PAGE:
The Three Kings of Sarasota Architecture

Harold BubilHarold Bubil, Real Estate and Architecture Editor at the Sarasota Herald-Tribune and a frequent lecturer on the subject of architecture, leads a panel discussion on the Three Kings of Sarasota Architecture on Tuesday, March 13 at 7 p.m. at the Crocker Memorial Church at 1260 12th Street (in Pioneer Park), Sarasota. This special program is free and open to the public.

The three architects, .

Thomas Reed Martin, Dwight Baum and Paul Rudolph, will be presented in their historical context. Assessing the far-reaching influence of these architects on the culture and landscape of this part of Florida will be panel members Joe King, author of the book Paul Rudolph: The Florida Houses, and architect Thorning Little, best known for his sensitive and detail-oriented interpretation of the Mediterranean revival aesthetic as it is applied to grand homes in the Sarasota area.

Thomas Reed Martin ( 1865-1949) came to the Nokomis area from Chicago to work for Bertha Palmer in 1910. Martin worked on her winter house, The Oaks (no longer standing) at Spanish Point in Osprey. At the time, Bertha Palmer was the largest landowner in the Sarasota area, and her home was the first grand seasonal home to be built here. Martin went on to build some 500 homes in the area and one of his best-known projects is Burns Court, a collection of Spanish bungalows done for developer Owen Burns. Read more on this king of Sarasota architecture.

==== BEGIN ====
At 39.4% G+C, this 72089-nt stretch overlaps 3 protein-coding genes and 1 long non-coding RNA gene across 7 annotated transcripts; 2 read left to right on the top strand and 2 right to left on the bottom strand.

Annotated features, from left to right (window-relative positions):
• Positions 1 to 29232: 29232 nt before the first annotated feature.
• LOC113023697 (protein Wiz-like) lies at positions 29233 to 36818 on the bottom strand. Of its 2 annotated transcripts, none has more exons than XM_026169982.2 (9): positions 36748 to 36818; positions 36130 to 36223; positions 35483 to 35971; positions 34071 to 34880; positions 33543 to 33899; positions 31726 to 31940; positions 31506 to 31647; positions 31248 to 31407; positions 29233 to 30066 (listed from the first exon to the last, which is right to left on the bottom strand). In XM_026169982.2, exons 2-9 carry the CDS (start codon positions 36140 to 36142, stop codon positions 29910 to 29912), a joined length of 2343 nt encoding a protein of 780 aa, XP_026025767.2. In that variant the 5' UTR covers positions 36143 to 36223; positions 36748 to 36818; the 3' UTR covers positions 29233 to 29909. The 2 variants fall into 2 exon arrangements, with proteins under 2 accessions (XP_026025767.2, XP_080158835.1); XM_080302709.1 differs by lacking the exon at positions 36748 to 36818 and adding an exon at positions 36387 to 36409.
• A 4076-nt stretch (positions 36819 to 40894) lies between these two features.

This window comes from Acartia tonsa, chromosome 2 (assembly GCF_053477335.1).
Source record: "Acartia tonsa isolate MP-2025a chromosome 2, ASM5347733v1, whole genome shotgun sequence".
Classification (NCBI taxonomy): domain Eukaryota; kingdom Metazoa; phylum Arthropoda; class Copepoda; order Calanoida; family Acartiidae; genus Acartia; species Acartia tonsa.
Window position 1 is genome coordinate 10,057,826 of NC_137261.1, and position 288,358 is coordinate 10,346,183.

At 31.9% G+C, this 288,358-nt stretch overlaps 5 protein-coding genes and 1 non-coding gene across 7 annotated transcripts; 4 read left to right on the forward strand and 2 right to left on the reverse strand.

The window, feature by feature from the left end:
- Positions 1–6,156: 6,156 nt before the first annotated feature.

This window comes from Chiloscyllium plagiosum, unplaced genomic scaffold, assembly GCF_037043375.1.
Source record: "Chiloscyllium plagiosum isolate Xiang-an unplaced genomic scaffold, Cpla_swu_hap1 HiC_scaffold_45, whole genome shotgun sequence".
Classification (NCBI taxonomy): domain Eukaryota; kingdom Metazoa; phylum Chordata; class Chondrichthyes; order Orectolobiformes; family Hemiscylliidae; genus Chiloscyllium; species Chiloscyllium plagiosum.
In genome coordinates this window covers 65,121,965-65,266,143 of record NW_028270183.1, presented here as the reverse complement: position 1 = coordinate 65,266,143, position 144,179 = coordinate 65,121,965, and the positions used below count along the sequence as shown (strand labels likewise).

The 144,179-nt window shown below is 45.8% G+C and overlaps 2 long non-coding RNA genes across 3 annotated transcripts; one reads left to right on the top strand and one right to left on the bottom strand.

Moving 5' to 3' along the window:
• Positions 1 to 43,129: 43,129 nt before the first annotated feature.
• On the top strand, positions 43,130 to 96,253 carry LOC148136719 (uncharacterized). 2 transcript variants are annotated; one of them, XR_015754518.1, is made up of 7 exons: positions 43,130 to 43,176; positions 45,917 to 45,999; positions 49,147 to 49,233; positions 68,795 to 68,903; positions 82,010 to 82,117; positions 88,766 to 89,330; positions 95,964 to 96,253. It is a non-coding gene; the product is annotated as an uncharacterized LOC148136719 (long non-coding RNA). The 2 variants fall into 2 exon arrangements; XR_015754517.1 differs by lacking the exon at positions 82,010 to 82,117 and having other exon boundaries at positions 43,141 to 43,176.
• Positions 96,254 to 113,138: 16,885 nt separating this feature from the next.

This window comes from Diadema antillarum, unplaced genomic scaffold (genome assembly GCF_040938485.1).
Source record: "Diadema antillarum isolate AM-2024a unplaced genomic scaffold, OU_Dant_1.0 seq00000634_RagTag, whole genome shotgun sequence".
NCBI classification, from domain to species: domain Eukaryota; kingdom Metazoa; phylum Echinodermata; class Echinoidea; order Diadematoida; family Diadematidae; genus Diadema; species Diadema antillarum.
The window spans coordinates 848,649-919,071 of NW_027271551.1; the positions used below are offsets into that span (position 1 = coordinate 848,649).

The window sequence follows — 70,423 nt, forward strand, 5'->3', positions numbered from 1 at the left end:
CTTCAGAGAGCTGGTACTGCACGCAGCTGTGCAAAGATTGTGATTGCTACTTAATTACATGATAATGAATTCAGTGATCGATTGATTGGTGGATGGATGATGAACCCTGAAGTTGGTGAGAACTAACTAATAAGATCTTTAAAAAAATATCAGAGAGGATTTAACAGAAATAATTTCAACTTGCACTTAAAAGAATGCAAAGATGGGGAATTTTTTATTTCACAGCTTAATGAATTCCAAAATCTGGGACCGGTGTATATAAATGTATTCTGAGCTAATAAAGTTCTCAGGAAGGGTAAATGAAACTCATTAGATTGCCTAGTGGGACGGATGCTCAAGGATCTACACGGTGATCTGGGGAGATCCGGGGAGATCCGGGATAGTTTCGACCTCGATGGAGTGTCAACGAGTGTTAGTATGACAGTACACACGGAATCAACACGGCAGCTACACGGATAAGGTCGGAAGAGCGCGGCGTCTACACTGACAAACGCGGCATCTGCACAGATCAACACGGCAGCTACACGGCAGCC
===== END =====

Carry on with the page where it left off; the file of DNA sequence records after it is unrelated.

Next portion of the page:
Dwight Baum (1886-1939) came to Florida in 1922 and two years later  received the most important residential commission of his career from John and Mabel Ringling. It was to build their home Ca’ D’Zan. Baum also designed the Sarasota County Courthouse, the Sarasota Times Building and the First Presbyterian Church. He was credited with developing a new Mediterranean Revival style through his work here.  Read more.

Paul Rudolph (1918-1997) formed an association with Ralph Twitchell in Sarasota and together they designed the Miller House and Guest House, the innovative Revere Quality House, and the Cocoon House. After this partnership was dissolved, Rudolph formed his own office in Sarasota, designing the Umbrella House, the Cohen House, Riverview High School, and the Sarasota High School Addition. He is identified as the seminal architect in the Sarasota school of architecture. A sampling of Rudolph’s work can be seen here.

Docent-led tours of the historic Bidwell-Wood House (1884) and the Crocker Memorial Church building (1901) are available before the start of the 7 p.m. program. For more information call 364-9076.

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